I got myself a clean glass, made sure my hands were clean, and practiced expressing. I figure that it was a good skill to have anyway, seeing as I'm embarking on studies of this nature, so I may as well use myself as my first guinea-pig. I had always been too scared to do this because I might be taking milk away from my baby for when he needs it next (maybe it would be one of those feeds where he was only half done and comes back two minutes later), or I might not get any, and I wanted to avoid overthinking it.

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Breastfeeding an older baby (and visions of toddlerhood)

There has been a quietening of my breastfeeding-related thoughts of late. Oh, don't get me wrong, I have still had days where my knickers have been in one hell of a knot (like the fact that I seem to be one of the people – of course I bloody am – who experiences a very dramatic loss of milk just after ovulation. Sigh. That was stressful.), but on the whole, we are nine months in and going very very strong. Yay us!

Nine months beautiful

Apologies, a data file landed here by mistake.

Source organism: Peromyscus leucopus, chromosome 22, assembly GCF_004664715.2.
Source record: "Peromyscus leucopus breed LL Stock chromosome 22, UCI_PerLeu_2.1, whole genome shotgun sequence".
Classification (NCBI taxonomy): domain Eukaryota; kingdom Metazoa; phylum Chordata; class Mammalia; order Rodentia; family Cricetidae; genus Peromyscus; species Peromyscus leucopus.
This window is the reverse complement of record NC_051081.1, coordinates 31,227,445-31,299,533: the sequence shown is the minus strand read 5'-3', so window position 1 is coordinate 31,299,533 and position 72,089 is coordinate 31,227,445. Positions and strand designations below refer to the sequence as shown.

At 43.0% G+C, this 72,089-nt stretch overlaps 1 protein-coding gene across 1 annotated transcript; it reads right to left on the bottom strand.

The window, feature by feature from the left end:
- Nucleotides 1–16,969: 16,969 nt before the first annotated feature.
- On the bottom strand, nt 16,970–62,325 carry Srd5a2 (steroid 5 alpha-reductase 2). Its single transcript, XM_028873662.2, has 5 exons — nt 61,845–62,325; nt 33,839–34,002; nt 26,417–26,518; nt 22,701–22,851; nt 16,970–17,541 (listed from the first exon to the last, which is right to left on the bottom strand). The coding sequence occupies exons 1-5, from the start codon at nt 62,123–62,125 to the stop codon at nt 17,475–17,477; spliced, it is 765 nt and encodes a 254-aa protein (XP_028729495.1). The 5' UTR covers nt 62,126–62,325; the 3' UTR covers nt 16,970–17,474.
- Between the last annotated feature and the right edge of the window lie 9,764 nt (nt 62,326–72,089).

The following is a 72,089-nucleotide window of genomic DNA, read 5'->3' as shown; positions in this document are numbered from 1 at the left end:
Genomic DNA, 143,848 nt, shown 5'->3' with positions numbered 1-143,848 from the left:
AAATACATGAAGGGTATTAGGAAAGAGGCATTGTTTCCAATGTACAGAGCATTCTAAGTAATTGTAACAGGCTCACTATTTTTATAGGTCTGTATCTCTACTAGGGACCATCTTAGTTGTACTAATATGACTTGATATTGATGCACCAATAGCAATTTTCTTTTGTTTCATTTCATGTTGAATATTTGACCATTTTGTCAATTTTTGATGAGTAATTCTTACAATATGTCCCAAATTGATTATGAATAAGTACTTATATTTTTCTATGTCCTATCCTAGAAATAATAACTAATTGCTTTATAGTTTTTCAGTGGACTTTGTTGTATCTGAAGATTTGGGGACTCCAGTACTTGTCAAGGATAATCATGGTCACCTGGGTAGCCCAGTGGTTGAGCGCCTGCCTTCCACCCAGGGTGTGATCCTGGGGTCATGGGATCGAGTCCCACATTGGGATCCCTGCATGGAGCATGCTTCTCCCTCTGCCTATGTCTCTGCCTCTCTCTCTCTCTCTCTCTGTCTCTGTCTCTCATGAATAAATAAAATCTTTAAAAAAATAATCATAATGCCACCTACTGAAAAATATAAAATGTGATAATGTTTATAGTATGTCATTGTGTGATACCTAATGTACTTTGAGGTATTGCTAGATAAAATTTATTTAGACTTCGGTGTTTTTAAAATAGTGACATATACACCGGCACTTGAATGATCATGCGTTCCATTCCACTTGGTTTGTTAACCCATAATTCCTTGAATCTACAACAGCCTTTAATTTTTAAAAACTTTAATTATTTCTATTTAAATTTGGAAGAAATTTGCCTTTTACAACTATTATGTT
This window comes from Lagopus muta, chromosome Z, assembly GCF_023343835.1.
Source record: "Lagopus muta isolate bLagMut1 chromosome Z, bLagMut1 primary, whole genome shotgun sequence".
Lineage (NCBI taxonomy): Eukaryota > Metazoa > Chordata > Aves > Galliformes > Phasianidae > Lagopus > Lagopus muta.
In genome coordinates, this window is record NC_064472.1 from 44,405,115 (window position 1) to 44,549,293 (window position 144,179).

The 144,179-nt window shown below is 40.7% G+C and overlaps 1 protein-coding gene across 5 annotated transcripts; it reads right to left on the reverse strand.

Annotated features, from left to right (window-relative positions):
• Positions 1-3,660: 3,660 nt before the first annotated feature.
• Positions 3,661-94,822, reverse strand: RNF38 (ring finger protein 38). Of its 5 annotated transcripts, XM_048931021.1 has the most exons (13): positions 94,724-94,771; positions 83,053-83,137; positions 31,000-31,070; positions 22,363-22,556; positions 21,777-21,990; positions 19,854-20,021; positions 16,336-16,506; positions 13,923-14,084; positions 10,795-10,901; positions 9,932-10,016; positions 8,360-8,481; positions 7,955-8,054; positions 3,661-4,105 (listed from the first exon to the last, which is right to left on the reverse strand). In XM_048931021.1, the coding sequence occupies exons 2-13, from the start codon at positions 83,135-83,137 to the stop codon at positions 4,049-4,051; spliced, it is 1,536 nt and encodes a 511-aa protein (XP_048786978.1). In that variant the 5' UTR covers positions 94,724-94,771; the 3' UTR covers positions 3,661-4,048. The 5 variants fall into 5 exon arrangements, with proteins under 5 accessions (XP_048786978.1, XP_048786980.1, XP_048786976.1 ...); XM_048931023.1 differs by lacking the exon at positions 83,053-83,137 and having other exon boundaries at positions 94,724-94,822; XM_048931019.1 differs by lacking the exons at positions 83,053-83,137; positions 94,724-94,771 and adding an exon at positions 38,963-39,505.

I can not ever foresee a time where it will stop, to be honest, and I know that we are nearing a point where so many successfully breastfeeding mothers start to pull back a bit, introducing a bottle and focusing on the concept of actively weaning their babies. I can totally understand that, I totally support that one hundred percent for any mother who wants this, but it just isn't where we are at at all. I still feel very much that we are new to this. We have been feedingsupplement-free for three months now, and I suppose in a way I feel as if we have really only been breastfeeding for this amount of time. I love that it is our go-to in times of pain, discomfort and tiredness. I love that I have a quick-fix for those times where, in other situations, things can get pretty tough. And really, there is no thrill greater for me than seeing a drop of milk roll down my boy's cheek when he distractedly turns his head mid-feed. I am still amazed at what we have achieved, amazed that I have milk to give him at all, and I am revelling in it.